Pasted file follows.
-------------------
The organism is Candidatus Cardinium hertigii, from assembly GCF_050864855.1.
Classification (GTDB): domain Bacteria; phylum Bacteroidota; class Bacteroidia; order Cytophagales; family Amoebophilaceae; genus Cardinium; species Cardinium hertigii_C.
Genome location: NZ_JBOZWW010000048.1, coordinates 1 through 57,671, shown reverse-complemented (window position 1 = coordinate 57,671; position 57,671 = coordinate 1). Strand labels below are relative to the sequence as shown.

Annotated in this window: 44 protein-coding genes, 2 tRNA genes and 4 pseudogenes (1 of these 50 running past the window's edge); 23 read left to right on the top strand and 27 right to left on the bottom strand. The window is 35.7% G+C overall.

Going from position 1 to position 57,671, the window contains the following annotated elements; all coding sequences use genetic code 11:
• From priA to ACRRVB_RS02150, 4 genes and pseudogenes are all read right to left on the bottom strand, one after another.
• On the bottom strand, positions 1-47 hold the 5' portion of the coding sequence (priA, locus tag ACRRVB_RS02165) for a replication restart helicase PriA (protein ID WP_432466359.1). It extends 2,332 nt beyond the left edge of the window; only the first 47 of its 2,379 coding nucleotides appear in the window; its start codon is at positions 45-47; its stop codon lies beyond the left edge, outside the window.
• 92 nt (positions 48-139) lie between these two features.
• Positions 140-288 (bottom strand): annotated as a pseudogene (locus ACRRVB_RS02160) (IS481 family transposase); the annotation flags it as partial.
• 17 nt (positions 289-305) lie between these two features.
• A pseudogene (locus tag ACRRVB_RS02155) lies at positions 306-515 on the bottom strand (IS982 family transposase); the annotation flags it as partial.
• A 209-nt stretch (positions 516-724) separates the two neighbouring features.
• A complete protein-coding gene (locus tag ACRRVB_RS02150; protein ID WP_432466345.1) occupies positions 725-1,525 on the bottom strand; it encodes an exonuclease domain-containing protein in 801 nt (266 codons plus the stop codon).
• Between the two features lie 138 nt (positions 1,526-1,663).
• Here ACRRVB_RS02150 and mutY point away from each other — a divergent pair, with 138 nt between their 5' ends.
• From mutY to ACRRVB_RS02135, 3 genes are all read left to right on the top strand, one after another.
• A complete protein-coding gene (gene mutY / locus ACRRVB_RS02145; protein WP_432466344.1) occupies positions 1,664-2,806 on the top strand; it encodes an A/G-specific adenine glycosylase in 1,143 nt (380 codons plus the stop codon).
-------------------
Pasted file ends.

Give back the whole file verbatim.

The organism is Candidatus Cardinium hertigii, from assembly GCF_050864855.1.
Classification (GTDB): domain Bacteria; phylum Bacteroidota; class Bacteroidia; order Cytophagales; family Amoebophilaceae; genus Cardinium; species Cardinium hertigii_C.
Genome location: NZ_JBOZWW010000048.1, coordinates 1 through 57,671, shown reverse-complemented (window position 1 = coordinate 57,671; position 57,671 = coordinate 1). Strand labels below are relative to the sequence as shown.

Annotated in this window: 44 protein-coding genes, 2 tRNA genes and 4 pseudogenes (1 of these 50 running past the window's edge); 23 read left to right on the top strand and 27 right to left on the bottom strand. The window is 35.7% G+C overall.

Going from position 1 to position 57,671, the window contains the following annotated elements; all coding sequences use genetic code 11:
• From priA to ACRRVB_RS02150, 4 genes and pseudogenes are all read right to left on the bottom strand, one after another.
• On the bottom strand, positions 1-47 hold the 5' portion of the coding sequence (priA, locus tag ACRRVB_RS02165) for a replication restart helicase PriA (protein ID WP_432466359.1). It extends 2,332 nt beyond the left edge of the window; only the first 47 of its 2,379 coding nucleotides appear in the window; its start codon is at positions 45-47; its stop codon lies beyond the left edge, outside the window.
• 92 nt (positions 48-139) lie between these two features.
• Positions 140-288 (bottom strand): annotated as a pseudogene (locus ACRRVB_RS02160) (IS481 family transposase); the annotation flags it as partial.
• 17 nt (positions 289-305) lie between these two features.
• A pseudogene (locus tag ACRRVB_RS02155) lies at positions 306-515 on the bottom strand (IS982 family transposase); the annotation flags it as partial.
• A 209-nt stretch (positions 516-724) separates the two neighbouring features.
• A complete protein-coding gene (locus tag ACRRVB_RS02150; protein ID WP_432466345.1) occupies positions 725-1,525 on the bottom strand; it encodes an exonuclease domain-containing protein in 801 nt (266 codons plus the stop codon).
• Between the two features lie 138 nt (positions 1,526-1,663).
• Here ACRRVB_RS02150 and mutY point away from each other — a divergent pair, with 138 nt between their 5' ends.
• From mutY to ACRRVB_RS02135, 3 genes are all read left to right on the top strand, one after another.
• A complete protein-coding gene (gene mutY / locus ACRRVB_RS02145; protein WP_432466344.1) occupies positions 1,664-2,806 on the top strand; it encodes an A/G-specific adenine glycosylase in 1,143 nt (380 codons plus the stop codon).